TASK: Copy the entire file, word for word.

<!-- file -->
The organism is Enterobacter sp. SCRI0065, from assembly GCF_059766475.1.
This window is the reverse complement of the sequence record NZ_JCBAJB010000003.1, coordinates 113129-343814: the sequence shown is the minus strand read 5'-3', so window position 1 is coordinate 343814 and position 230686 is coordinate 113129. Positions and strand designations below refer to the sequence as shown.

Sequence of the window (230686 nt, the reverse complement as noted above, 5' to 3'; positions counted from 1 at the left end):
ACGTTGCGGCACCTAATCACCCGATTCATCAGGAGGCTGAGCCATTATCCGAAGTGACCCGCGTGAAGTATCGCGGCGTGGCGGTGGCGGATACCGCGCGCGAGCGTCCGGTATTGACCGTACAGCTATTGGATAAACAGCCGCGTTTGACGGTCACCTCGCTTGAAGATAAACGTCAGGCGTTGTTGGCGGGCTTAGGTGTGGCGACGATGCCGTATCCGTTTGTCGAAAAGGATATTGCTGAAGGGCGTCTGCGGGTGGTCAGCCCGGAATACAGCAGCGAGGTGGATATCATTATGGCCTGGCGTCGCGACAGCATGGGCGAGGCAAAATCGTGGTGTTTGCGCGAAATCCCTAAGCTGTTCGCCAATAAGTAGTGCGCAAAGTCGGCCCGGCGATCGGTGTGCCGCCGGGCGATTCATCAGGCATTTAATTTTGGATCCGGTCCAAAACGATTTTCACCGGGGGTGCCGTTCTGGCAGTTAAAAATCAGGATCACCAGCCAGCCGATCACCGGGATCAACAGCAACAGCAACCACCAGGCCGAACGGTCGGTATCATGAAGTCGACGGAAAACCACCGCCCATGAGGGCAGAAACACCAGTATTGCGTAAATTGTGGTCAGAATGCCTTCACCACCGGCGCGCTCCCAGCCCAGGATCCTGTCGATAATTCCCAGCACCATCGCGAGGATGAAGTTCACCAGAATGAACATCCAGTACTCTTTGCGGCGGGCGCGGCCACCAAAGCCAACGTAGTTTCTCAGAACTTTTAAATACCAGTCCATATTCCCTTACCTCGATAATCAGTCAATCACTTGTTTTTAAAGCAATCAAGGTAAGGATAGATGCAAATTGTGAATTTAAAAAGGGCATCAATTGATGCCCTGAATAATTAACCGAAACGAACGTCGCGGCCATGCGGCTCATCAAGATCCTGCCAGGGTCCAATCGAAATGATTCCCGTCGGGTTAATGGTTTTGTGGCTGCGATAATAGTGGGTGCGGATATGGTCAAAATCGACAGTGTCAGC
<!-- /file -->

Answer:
The organism is Enterobacter sp. SCRI0065, from assembly GCF_059766475.1.
This window is the reverse complement of the sequence record NZ_JCBAJB010000003.1, coordinates 113129-343814: the sequence shown is the minus strand read 5'-3', so window position 1 is coordinate 343814 and position 230686 is coordinate 113129. Positions and strand designations below refer to the sequence as shown.

Sequence of the window (230686 nt, the reverse complement as noted above, 5' to 3'; positions counted from 1 at the left end):
ACGTTGCGGCACCTAATCACCCGATTCATCAGGAGGCTGAGCCATTATCCGAAGTGACCCGCGTGAAGTATCGCGGCGTGGCGGTGGCGGATACCGCGCGCGAGCGTCCGGTATTGACCGTACAGCTATTGGATAAACAGCCGCGTTTGACGGTCACCTCGCTTGAAGATAAACGTCAGGCGTTGTTGGCGGGCTTAGGTGTGGCGACGATGCCGTATCCGTTTGTCGAAAAGGATATTGCTGAAGGGCGTCTGCGGGTGGTCAGCCCGGAATACAGCAGCGAGGTGGATATCATTATGGCCTGGCGTCGCGACAGCATGGGCGAGGCAAAATCGTGGTGTTTGCGCGAAATCCCTAAGCTGTTCGCCAATAAGTAGTGCGCAAAGTCGGCCCGGCGATCGGTGTGCCGCCGGGCGATTCATCAGGCATTTAATTTTGGATCCGGTCCAAAACGATTTTCACCGGGGGTGCCGTTCTGGCAGTTAAAAATCAGGATCACCAGCCAGCCGATCACCGGGATCAACAGCAACAGCAACCACCAGGCCGAACGGTCGGTATCATGAAGTCGACGGAAAACCACCGCCCATGAGGGCAGAAACACCAGTATTGCGTAAATTGTGGTCAGAATGCCTTCACCACCGGCGCGCTCCCAGCCCAGGATCCTGTCGATAATTCCCAGCACCATCGCGAGGATGAAGTTCACCAGAATGAACATCCAGTACTCTTTGCGGCGGGCGCGGCCACCAAAGCCAACGTAGTTTCTCAGAACTTTTAAATACCAGTCCATATTCCCTTACCTCGATAATCAGTCAATCACTTGTTTTTAAAGCAATCAAGGTAAGGATAGATGCAAATTGTGAATTTAAAAAGGGCATCAATTGATGCCCTGAATAATTAACCGAAACGAACGTCGCGGCCATGCGGCTCATCAAGATCCTGCCAGGGTCCAATCGAAATGATTCCCGTCGGGTTAATGGTTTTGTGGCTGCGATAATAGTGGGTGCGGATATGGTCAAAATCGACAGTGTCAGC